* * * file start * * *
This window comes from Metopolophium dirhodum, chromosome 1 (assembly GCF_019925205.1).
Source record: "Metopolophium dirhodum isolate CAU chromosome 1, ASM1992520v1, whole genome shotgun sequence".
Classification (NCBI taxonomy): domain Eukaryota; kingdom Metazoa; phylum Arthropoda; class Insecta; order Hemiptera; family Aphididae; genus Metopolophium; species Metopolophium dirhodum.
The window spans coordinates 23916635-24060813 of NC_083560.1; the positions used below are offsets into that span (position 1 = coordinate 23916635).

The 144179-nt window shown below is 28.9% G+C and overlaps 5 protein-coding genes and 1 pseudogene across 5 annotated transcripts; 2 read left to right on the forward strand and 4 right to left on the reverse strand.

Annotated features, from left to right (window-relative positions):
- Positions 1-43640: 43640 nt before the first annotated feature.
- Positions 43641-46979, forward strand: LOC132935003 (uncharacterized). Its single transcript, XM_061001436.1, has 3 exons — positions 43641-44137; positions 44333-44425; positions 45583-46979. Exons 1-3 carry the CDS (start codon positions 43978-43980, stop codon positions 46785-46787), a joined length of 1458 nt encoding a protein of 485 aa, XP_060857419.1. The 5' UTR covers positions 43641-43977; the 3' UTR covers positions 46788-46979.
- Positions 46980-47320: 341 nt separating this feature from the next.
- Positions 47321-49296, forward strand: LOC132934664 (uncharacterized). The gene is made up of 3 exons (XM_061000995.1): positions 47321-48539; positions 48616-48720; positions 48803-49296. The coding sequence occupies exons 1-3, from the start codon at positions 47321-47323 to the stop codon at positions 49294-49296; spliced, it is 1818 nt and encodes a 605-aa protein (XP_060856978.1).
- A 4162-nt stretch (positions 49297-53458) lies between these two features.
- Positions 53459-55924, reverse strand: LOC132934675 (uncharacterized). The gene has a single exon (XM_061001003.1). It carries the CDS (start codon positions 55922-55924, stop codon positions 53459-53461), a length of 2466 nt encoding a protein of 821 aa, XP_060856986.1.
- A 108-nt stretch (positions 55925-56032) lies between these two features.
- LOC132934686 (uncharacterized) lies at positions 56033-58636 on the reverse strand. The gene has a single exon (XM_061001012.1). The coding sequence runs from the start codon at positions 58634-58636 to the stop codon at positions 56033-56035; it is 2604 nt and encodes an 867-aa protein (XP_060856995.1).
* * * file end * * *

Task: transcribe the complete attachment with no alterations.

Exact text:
This window comes from Metopolophium dirhodum, chromosome 1 (assembly GCF_019925205.1).
Source record: "Metopolophium dirhodum isolate CAU chromosome 1, ASM1992520v1, whole genome shotgun sequence".
Classification (NCBI taxonomy): domain Eukaryota; kingdom Metazoa; phylum Arthropoda; class Insecta; order Hemiptera; family Aphididae; genus Metopolophium; species Metopolophium dirhodum.
The window spans coordinates 23916635-24060813 of NC_083560.1; the positions used below are offsets into that span (position 1 = coordinate 23916635).

The 144179-nt window shown below is 28.9% G+C and overlaps 5 protein-coding genes and 1 pseudogene across 5 annotated transcripts; 2 read left to right on the forward strand and 4 right to left on the reverse strand.

Annotated features, from left to right (window-relative positions):
- Positions 1-43640: 43640 nt before the first annotated feature.
- Positions 43641-46979, forward strand: LOC132935003 (uncharacterized). Its single transcript, XM_061001436.1, has 3 exons — positions 43641-44137; positions 44333-44425; positions 45583-46979. Exons 1-3 carry the CDS (start codon positions 43978-43980, stop codon positions 46785-46787), a joined length of 1458 nt encoding a protein of 485 aa, XP_060857419.1. The 5' UTR covers positions 43641-43977; the 3' UTR covers positions 46788-46979.
- Positions 46980-47320: 341 nt separating this feature from the next.
- Positions 47321-49296, forward strand: LOC132934664 (uncharacterized). The gene is made up of 3 exons (XM_061000995.1): positions 47321-48539; positions 48616-48720; positions 48803-49296. The coding sequence occupies exons 1-3, from the start codon at positions 47321-47323 to the stop codon at positions 49294-49296; spliced, it is 1818 nt and encodes a 605-aa protein (XP_060856978.1).
- A 4162-nt stretch (positions 49297-53458) lies between these two features.
- Positions 53459-55924, reverse strand: LOC132934675 (uncharacterized). The gene has a single exon (XM_061001003.1). It carries the CDS (start codon positions 55922-55924, stop codon positions 53459-53461), a length of 2466 nt encoding a protein of 821 aa, XP_060856986.1.
- A 108-nt stretch (positions 55925-56032) lies between these two features.
- LOC132934686 (uncharacterized) lies at positions 56033-58636 on the reverse strand. The gene has a single exon (XM_061001012.1). The coding sequence runs from the start codon at positions 58634-58636 to the stop codon at positions 56033-56035; it is 2604 nt and encodes an 867-aa protein (XP_060856995.1).